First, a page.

Combined, these two specs form a "framework for mobile web services," Heintzman told IDN. "This SyncML framework technology will be as fundamental as IP, and HTTP are to conventional wired Internet communications today," he said. "Having these core specs defined for how mobile devices will interact and interoperate with one another will unlock a tremendous amount of potential."
Underscoring this concept of a mobile framework, Heintzman told IDN that some of the first add-ons to the SyncML work will be to embrace current web services standards, notably support for SOAP clients. "We fully anticipate to embrace WS and SOAP, and make our core specs to be enhanced with these specs. It doesn't make sense for us to create our own SOAP transports, for example.
Commercial Firms Ready for Support
Starfish Software, a founder of SyncML, just had its latest versions of its TrueSync data synchronization products SyncML DataSync 1.1 certified. Starfish focuses its business on providing data synchronization capabilities to software providers, including IBM's Websphere and PeopleSoft. "The big guys are making it a core part of their product, and there's reason to assume that data synchronization will be an even bigger differentiator when it comes to supporting mobile workers and wireless clients," Diane Law, Starfish's director of marketing told IDN.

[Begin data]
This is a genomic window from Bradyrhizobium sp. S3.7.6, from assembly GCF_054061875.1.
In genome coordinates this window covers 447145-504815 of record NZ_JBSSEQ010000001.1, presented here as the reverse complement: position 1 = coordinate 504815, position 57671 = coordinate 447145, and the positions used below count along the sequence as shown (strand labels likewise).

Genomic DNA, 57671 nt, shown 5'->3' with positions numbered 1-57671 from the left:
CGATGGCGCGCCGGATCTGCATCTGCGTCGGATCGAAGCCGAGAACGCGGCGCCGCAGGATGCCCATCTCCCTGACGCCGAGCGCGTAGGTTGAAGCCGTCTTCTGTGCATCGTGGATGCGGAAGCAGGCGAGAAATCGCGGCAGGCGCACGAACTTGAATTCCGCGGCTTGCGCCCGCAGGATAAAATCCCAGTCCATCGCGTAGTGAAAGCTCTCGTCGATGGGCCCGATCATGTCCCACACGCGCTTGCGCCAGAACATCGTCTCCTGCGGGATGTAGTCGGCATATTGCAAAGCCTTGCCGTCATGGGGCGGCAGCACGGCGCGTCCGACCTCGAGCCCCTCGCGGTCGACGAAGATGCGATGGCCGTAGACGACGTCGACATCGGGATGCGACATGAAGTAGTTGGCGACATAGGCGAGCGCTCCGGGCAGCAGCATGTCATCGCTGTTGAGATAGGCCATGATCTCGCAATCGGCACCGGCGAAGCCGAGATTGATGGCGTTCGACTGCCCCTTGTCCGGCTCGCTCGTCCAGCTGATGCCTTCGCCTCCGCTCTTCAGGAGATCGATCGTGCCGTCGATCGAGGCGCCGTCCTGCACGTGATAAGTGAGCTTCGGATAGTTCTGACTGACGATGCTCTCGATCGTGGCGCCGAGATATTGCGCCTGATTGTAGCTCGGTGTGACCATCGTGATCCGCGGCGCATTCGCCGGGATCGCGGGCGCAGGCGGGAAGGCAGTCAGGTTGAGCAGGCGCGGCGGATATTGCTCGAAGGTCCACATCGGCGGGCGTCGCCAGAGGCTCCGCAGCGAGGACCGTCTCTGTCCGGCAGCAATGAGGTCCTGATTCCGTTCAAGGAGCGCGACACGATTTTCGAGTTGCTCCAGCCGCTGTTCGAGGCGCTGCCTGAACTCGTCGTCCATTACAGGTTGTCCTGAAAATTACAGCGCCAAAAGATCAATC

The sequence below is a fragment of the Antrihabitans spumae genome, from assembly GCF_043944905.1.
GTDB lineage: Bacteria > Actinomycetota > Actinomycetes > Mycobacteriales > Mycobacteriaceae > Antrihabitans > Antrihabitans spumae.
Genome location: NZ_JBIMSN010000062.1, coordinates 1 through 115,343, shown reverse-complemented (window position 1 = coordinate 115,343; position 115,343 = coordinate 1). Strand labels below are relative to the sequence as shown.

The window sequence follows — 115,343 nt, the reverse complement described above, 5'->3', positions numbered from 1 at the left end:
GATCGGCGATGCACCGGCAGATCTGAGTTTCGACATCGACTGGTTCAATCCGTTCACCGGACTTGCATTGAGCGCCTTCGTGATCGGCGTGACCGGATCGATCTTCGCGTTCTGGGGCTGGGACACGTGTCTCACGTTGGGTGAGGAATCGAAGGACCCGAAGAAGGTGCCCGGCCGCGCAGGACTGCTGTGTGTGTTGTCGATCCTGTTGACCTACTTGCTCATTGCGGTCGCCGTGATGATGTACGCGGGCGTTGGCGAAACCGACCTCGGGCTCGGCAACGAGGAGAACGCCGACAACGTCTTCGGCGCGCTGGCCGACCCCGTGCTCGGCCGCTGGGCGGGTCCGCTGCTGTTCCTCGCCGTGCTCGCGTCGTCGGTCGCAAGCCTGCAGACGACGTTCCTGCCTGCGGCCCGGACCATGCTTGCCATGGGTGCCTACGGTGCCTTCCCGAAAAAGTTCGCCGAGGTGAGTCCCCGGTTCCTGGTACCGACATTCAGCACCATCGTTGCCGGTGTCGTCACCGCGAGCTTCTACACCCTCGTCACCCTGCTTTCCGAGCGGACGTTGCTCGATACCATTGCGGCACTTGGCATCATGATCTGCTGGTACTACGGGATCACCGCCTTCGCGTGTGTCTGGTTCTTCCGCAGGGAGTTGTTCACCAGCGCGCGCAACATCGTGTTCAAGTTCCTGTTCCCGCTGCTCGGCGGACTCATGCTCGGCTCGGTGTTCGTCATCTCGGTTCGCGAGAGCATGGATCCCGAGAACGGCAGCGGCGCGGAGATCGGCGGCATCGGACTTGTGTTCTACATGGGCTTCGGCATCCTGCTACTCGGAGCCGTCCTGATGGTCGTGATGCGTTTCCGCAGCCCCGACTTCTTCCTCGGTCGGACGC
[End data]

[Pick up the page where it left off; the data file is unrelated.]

Law puts it this way: "Sync ML's Device Management specification solves much the same problem for handhelds and PDAs as we had for laptops year ago. It helps answer the questions: 'What's on these devices? How to I get access to that data, application or whatever?," she said, adding that once the SyncML device management spec gets broad support it will spur IT's interest in mobile use. "By having over-the-air device management, and access to the device we can update, synchronize, and even for security purposes lock-up and retrieve the data," Law said.
Starfish also has APIs to support synchronization from Microsoft Exchange and Lotus' Domino. The company also has the capability to support Microsoft CE clients from a Java or Windows back-end server, she added. Starfish is working with OEMs, and Law said she expects further added announcements later this year.
Despite the SyncML's momentum, Heintzman doesn't expect a complete "rubber stamp" of their work to date. "We are looking forward to showing up in our new home and having some very talented engineers looking at us from the outside, review our work and be honest and blunt in their criticism -- and even provoke us to think about new ideas moving forward," Heintzman said. He remains confident the SyncML group will gain more -- not less -- momentum once it folds into the OMA (with a broad array of wireless and mobile agendas).
"Our core foundation is very much looking complete, and that's what important. It is substantial enough to motivate interest and contributions, and probably some healthy discussions," Heintzman said.